I went to a bookstore and asked the saleswoman, “Where’s the self-help section?” She said if she told me, it would defeat the purpose. George Carlin
There are no greater liars in the world than quacks – except for their patients. Benjamin Franklin
The only way to get rich from a self-help book is to write one. Christopher Buckley, an American political satirist and the author of novels including God Is My Broker
Self-help is an enterprise wherein people holding the thinnest of credentials diagnose in basically normal people symptoms of inflated or invented maladies, so that they may then implement remedies that have never been shown to work. Steve Salerno, a journalist who uses the acronym SHAM: the Self-Help and Actualization Movement
If you need to pay for someone’s help, why is it called “self-help”? Sceptic, Michael Shermer
The other day I heard one of those excellent RSA podcasts. This particular one featured Barbara Ehrenreich, who has recently written a book attacking positive thinking and the world of self-help books life coaches and motivational speakers. Ehrenreich came into contact with all this after she was diagnosed with breast cancer. And she was horrified by what she saw. The pink ribbon culture repelled her but there was more to it than that. What she didn’t like was the perception of cancer. On the one hand it was being described as a positive life experience. In her article Welcome to Cancerland: A Mammogram Leads to a Cult of Pink Kitsch Ehrenreich quotes Cindy Cherry, analysing her experience of cancer:
If I had to do it over, would I want breast cancer? Absolutely, I’m not the same person I was, and I’m glad I’m not. Money doesn’t matter anymore. I’ve met the most phenomenal people in my life through this. Your friends and family are what matter now.
On the other hand it encourages victim blaming by suggesting that people’s misfortune is the result of a failure to think positively. Not only do people have cancer, but it is somehow their fault if they don’t have right attitude.
In a previous post, Welcome to the Psychosphere I analysed the psychologisation of society but now I want to look at the self-help movement. In her book Ehrenreich traces the movement back to the 19th century and sees it as a positive thing a counterweight to all that Calvinist pessimism. In fact these ideas go back to the ancient Greeks. But it was Samuel Smiles who popularised the concept and in 1859 he wrote the first self-consciously personal-development self-help book entitled funnily enough Self-Help. Then we got all that New Age stuff from the hippies at the time of the Vietnam war. It would be nice to think that this kind of nonsense would tend to fade away in our scientific age but there seems to be little evidence of this. We seem to have a fixed quota of nonsense – when one superstitious belief fades away, another one comes in to take its place.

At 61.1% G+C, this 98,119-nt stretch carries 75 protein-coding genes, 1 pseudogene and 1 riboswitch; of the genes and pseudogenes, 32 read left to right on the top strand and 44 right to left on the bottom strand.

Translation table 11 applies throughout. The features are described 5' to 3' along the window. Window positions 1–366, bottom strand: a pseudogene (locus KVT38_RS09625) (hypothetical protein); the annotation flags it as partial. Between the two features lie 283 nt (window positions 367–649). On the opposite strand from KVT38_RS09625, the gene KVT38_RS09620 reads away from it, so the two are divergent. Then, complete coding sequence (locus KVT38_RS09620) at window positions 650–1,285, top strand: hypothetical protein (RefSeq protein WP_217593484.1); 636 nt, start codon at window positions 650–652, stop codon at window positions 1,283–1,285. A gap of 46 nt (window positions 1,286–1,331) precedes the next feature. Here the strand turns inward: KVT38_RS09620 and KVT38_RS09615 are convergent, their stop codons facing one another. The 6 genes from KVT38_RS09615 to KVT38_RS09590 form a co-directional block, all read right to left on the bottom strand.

Let me be clear I am not against people being ambitious. What does irk me is the unscientific nature of this movement, and the absolute contempt they have for scientific proof. An argument you often hear is that if they help one person, then they are doing some good. The problem with that assertion is that helping some people is not enough.. Of course they have helped some people. The law of large numbers means that if enough people are trying enough things then some are bound to appear to work. Many people’s lives improve naturally.
They also have the perfect excuse if the treatment doesn’t work. The person lacks the right attitude. Alcoholics Anonymous say that they 75% of those who embrace change are cured of their alcoholism. To be fair to AA, they are not a money-making organisation, which is not true of many others in this field.
Another fallacy comes from books such as The Seven Habits of Highly Successful People. These people were successful but what we don’t see is those people who had exactly the same traits but ended up failing.
I am not against positive thinking. I would admit I can be a bit of a pessimist. You can see that in my political philosophy, which states that utopia is not an option. I do admire that American entrepreneurial spirit. People who have nothing and by coming up with some idea are able to make their fortune. Maybe sometimes you need to be a bit delusional. If you were perfectly rational, you just wouldn’t take all those risks. When people offer practical advice, I’m all in favour. But the power of the mind is not unlimited. The only recipe for success is huge doses of opportunism, hard work and luck. Most things fail. This 12-billion-dollar industry is taking too many people for a ride. But it is up to us to see through these charlatans.